Learning about European and Early Rugs
History and Evolution of Early Rugs and European Carpets
Early Rugs – Although examples of knotted carpets were known and produced in the classical world by late Roman times in Egypt, they do not seem to have been part of the larger Roman heritage that passed down to Medieval Europe.
Once the emerging Islamic Empire conquered Egypt in 642, thereby cutting it off from the late Roman or early Byzantine Empire, rugs disappeared from European material culture, with the exception of Spain, which was conquered by the Muslims in 711.
We have no direct evidence for rug production in Early Islamic Spain, but it seems certain that its rulers would have had access to the same sorts of carpet current in the rest of the Islamic world at this time.
Fragments found in the rubbish dump at Fostat in Cairo have in fact been identified as early Spanish Islamic carpets of the eleventh to fourteenth centuries. Spanish production is attested much more clearly from the fourteenth century on, in the period of the Reconquista when Christian Spaniards recovered control of the Iberian peninsula.
Depiction of the enthroned Madonna with a ‘Ghirlandaio carpet’ beneath her feet, Domenico Ghirlandaio, mid 15th century, Uffizi Gallery, Florence (from V. Gantzhorn, Oriental Carpets, ill. 482).
Surprisingly though, these late Medieval Spanish carpets still followed the design of Oriental models, especially the Holbein and Crivelli Star patterns of Ottoman Turkey, or the small-scale allover designs of Islamic silk textiles.
After the final expulsion of the Muslims from Spain under Ferdinand and Isabella in 1492, Spanish carpets evolved in more purely European or western styles.
Spanish Carpet, possibly Alcaraz, 15th century, Metropolitan Museum, New York, (from V. Gantzhorn, Oriental Carpets, ill. 336).
Depiction of a ‘Memling Gul’ rug in a still-life with a flower vase by Hans Memling, before 1494 (from V. Gantzhorn,Oriental Carpets, ill. 448).
Although they did not produce their own knotted pile carpets, Medieval Europeans were nonetheless attracted to the ones made by their Muslim competitors to the East. The admiring observations of the Venetian merchant Marco Polo on Anatolian carpet production in the thirteenth century were a harbinger of things to come.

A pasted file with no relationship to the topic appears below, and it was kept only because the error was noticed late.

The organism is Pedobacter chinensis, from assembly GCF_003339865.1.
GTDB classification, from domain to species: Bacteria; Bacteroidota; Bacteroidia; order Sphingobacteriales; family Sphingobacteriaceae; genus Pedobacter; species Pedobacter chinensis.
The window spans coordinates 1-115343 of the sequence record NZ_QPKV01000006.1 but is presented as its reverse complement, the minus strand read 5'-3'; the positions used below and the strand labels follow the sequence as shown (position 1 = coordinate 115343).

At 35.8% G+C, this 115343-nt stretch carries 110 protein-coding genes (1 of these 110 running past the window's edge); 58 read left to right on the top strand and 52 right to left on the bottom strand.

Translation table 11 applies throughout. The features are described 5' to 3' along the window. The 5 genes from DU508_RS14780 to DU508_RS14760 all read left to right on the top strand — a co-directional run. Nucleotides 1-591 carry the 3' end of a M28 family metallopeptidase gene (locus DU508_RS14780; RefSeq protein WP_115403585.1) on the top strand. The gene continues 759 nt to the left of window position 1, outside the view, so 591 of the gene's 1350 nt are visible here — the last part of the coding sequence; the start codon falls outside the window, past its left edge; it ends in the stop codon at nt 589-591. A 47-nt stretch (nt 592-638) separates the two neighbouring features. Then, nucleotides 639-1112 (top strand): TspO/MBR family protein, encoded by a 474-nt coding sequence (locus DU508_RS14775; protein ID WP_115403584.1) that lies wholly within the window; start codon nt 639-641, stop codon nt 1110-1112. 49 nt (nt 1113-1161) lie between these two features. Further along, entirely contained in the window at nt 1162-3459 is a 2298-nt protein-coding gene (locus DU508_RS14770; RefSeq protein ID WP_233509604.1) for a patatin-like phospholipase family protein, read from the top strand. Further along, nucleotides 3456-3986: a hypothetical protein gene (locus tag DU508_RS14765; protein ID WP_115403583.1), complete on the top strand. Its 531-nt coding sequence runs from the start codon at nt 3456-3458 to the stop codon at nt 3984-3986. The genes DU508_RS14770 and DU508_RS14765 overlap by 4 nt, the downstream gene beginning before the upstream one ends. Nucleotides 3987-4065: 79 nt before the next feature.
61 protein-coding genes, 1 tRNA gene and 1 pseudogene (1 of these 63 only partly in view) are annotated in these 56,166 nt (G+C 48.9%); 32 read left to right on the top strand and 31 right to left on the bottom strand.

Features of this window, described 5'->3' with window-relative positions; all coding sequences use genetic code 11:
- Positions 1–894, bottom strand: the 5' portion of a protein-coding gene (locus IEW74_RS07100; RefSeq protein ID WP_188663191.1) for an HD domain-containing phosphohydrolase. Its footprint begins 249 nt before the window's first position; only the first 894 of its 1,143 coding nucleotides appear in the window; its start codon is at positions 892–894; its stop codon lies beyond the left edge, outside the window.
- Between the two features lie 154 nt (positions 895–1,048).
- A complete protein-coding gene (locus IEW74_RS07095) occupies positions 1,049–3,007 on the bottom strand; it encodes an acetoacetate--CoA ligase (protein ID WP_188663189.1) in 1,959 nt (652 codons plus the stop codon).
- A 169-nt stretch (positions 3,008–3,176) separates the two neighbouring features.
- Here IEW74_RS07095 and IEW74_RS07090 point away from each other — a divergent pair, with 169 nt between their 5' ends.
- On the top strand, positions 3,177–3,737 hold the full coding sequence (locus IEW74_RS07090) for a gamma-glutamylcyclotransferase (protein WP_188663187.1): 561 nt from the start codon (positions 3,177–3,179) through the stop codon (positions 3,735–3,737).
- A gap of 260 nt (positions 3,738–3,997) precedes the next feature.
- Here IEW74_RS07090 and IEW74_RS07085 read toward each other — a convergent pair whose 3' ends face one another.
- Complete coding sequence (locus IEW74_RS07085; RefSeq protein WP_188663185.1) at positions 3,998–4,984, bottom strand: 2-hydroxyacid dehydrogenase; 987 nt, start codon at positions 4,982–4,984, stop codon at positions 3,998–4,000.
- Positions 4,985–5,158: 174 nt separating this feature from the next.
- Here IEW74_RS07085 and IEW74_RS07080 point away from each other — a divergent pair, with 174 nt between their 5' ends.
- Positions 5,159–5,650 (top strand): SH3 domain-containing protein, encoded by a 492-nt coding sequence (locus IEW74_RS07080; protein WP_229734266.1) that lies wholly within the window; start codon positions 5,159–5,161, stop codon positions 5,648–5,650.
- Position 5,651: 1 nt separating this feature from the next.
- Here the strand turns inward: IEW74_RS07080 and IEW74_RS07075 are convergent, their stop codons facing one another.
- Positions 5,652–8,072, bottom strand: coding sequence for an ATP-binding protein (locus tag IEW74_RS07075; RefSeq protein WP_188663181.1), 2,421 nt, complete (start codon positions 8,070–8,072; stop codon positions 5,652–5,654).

As commerce between Europe and the Orient accelerated in the wake of the Crusades, Oriental carpets began to become less remarkable in the West. But what probably did the most to accelerate the European familiarity with Oriental carpets was the emergence of the Ottoman Dynasty, which initially established itself in the Balkan Peninsula and southeastern Europe before taking control of Anatolia and Western Asia.
Since carpets were an important aspect of Turkish material culture, the development of the Ottoman power in the Balkans and the regions to the north must have brought large numbers of carpets to the very doorstep of Central and Western Europe.
When we add to this the role of Venice as a major conduit between Europe and the East and the increase of intra- European commerce generally toward the end of the Middle Ages, it is hardly surprising that Europeans became avid collectors of Oriental carpets over the course of the fourteenth and fifteenth centuries, and in the two centuries that followed as well.
The European appetite for carpets is attested not only by extant pieces whose early arrival in Europe is historically documented, but also by European painting of the fourteenth and fifteenth centuries, and later as well. In truth, the depiction of early Turkish carpets in European master paintings, which can be closely dated, is the basis for Oriental carpet chronology, as well as for the descriptive terminology and classification in carpet scholarship.
Many of the terms or types mentioned above – Holbein, Memling, Crivelli, Lotto, Ghirlandaio, and others as well, are named for the European painters who depicted the carpets. In recent scholarship, John Mills has taken the study of early carpets from the perspective of European painting to new standards of critical analysis. Work of this kind has made it possible to form a much more thorough picture of early carpet production than would be possible purely on the basis of the actual pieces that survived.
Depiction of a “Small Pattern Holbein” rug in a portrait of Georg Gisze by Hans Holbein the Younger, 1532 Gallery of Paintings, Berlin (from V. Gantzhorn, Oriental Carpets, ill. 14).
whose dating would largely be a matter of conjecture. After the sixteenth century, commerce with the Orient began to introduce affluent Europeans to the carpets of Safavid Persia as well as those of Ottoman Turkey. Persian rugs appear commonly in the works of the great Dutch masters like Jan Vermeer.